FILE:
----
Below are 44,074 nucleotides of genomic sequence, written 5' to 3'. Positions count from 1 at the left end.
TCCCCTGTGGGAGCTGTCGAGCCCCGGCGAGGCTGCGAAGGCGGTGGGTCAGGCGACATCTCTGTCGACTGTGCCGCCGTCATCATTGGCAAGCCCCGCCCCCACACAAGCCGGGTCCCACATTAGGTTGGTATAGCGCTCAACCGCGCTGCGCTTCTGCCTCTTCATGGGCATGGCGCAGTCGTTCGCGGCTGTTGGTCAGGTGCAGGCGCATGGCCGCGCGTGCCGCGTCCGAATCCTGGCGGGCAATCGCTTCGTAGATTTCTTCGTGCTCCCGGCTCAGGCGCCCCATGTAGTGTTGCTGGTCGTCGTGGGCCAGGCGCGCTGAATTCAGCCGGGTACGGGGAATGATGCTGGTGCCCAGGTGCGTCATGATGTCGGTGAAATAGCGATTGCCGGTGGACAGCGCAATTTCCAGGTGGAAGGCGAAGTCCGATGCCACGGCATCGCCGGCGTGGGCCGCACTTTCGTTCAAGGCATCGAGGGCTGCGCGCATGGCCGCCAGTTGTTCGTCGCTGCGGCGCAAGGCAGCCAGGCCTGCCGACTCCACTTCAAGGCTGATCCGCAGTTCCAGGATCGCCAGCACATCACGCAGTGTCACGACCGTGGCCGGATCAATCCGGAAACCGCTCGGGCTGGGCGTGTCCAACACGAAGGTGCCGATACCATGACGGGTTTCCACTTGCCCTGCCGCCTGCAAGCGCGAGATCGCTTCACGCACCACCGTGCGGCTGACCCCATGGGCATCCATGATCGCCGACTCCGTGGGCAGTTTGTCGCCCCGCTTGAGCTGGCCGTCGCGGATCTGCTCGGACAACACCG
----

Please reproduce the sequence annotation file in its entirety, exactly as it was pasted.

Below are 44,074 nucleotides of genomic sequence, written 5' to 3'. Positions count from 1 at the left end.
TCCCCTGTGGGAGCTGTCGAGCCCCGGCGAGGCTGCGAAGGCGGTGGGTCAGGCGACATCTCTGTCGACTGTGCCGCCGTCATCATTGGCAAGCCCCGCCCCCACACAAGCCGGGTCCCACATTAGGTTGGTATAGCGCTCAACCGCGCTGCGCTTCTGCCTCTTCATGGGCATGGCGCAGTCGTTCGCGGCTGTTGGTCAGGTGCAGGCGCATGGCCGCGCGTGCCGCGTCCGAATCCTGGCGGGCAATCGCTTCGTAGATTTCTTCGTGCTCCCGGCTCAGGCGCCCCATGTAGTGTTGCTGGTCGTCGTGGGCCAGGCGCGCTGAATTCAGCCGGGTACGGGGAATGATGCTGGTGCCCAGGTGCGTCATGATGTCGGTGAAATAGCGATTGCCGGTGGACAGCGCAATTTCCAGGTGGAAGGCGAAGTCCGATGCCACGGCATCGCCGGCGTGGGCCGCACTTTCGTTCAAGGCATCGAGGGCTGCGCGCATGGCCGCCAGTTGTTCGTCGCTGCGGCGCAAGGCAGCCAGGCCTGCCGACTCCACTTCAAGGCTGATCCGCAGTTCCAGGATCGCCAGCACATCACGCAGTGTCACGACCGTGGCCGGATCAATCCGGAAACCGCTCGGGCTGGGCGTGTCCAACACGAAGGTGCCGATACCATGACGGGTTTCCACTTGCCCTGCCGCCTGCAAGCGCGAGATCGCTTCACGCACCACCGTGCGGCTGACCCCATGGGCATCCATGATCGCCGACTCCGTGGGCAGTTTGTCGCCCCGCTTGAGCTGGCCGTCGCGGATCTGCTCGGACAACACCG